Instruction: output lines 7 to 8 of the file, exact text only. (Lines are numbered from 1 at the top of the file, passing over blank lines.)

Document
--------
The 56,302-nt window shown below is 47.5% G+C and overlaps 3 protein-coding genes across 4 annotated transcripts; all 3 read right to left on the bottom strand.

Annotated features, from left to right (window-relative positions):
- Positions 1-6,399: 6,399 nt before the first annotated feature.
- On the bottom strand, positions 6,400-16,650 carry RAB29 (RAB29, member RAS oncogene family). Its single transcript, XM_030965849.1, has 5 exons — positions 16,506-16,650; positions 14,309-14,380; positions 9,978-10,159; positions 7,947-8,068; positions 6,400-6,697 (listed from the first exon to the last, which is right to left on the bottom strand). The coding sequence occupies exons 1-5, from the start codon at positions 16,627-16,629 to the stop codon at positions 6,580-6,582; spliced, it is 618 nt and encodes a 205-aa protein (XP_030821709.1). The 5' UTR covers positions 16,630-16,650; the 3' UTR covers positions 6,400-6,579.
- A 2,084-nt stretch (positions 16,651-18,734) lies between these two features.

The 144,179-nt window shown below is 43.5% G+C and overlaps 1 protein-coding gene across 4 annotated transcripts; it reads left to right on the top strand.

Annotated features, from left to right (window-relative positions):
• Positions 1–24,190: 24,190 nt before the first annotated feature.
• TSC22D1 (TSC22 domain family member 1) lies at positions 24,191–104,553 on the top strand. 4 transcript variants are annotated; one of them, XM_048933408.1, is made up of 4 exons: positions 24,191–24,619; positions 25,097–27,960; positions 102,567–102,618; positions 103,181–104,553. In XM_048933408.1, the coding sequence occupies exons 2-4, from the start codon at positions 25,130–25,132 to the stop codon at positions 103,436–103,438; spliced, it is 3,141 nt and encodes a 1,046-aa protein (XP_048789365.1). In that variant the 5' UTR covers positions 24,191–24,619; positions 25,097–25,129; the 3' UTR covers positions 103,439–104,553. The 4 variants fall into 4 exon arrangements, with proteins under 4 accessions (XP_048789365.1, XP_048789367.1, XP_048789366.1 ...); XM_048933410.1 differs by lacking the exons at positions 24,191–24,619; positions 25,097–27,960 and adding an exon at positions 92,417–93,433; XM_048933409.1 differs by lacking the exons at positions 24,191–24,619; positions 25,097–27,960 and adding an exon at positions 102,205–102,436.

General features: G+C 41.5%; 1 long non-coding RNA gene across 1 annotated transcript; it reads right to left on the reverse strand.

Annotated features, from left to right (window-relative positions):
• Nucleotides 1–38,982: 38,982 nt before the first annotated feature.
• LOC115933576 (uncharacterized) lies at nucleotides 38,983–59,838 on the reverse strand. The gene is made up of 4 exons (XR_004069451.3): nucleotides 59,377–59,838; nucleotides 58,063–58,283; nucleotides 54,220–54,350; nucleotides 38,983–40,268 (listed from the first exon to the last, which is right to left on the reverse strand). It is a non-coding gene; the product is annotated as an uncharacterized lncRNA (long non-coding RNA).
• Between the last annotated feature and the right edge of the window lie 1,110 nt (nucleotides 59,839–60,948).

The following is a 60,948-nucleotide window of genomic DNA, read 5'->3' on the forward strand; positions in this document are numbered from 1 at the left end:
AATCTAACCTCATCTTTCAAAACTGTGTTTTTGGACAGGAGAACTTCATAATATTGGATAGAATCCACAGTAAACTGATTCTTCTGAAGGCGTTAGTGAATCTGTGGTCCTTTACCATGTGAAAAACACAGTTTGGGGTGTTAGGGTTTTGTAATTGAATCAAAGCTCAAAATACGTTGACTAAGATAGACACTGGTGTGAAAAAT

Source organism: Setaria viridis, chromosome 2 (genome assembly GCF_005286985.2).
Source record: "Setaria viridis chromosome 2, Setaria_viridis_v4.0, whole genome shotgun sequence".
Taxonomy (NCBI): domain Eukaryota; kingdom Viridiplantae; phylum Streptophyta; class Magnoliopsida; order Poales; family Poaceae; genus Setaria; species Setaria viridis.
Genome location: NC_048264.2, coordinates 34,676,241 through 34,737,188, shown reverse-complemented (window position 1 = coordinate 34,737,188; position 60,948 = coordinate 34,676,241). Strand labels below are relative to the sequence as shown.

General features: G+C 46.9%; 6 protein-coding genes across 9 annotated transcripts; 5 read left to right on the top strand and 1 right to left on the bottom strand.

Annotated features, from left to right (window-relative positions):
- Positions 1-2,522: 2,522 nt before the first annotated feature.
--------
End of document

Annotated features, from left to right (window-relative positions):
• Positions 1–24,190: 24,190 nt before the first annotated feature.